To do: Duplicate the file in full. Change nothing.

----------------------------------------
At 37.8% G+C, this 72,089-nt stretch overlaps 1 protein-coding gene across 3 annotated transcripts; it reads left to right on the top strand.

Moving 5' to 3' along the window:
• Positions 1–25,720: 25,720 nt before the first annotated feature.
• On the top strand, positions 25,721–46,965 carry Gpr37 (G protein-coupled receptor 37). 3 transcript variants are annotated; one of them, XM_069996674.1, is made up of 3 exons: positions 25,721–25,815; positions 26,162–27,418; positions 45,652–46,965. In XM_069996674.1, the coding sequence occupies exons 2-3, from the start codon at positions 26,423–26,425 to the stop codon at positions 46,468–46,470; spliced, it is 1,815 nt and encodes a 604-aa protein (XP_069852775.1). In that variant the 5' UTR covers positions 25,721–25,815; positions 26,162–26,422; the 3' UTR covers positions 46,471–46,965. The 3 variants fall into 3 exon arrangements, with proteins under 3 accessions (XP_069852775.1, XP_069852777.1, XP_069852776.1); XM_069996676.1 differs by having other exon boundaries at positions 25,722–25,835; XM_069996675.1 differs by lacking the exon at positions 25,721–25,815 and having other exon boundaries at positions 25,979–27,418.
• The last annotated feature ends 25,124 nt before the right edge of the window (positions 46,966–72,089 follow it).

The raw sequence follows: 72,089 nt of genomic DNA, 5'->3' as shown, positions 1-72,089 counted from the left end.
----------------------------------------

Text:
At 37.8% G+C, this 72,089-nt stretch overlaps 1 protein-coding gene across 3 annotated transcripts; it reads left to right on the top strand.

Moving 5' to 3' along the window:
• Positions 1–25,720: 25,720 nt before the first annotated feature.
• On the top strand, positions 25,721–46,965 carry Gpr37 (G protein-coupled receptor 37). 3 transcript variants are annotated; one of them, XM_069996674.1, is made up of 3 exons: positions 25,721–25,815; positions 26,162–27,418; positions 45,652–46,965. In XM_069996674.1, the coding sequence occupies exons 2-3, from the start codon at positions 26,423–26,425 to the stop codon at positions 46,468–46,470; spliced, it is 1,815 nt and encodes a 604-aa protein (XP_069852775.1). In that variant the 5' UTR covers positions 25,721–25,815; positions 26,162–26,422; the 3' UTR covers positions 46,471–46,965. The 3 variants fall into 3 exon arrangements, with proteins under 3 accessions (XP_069852775.1, XP_069852777.1, XP_069852776.1); XM_069996676.1 differs by having other exon boundaries at positions 25,722–25,835; XM_069996675.1 differs by lacking the exon at positions 25,721–25,815 and having other exon boundaries at positions 25,979–27,418.
• The last annotated feature ends 25,124 nt before the right edge of the window (positions 46,966–72,089 follow it).

The raw sequence follows: 72,089 nt of genomic DNA, 5'->3' as shown, positions 1-72,089 counted from the left end.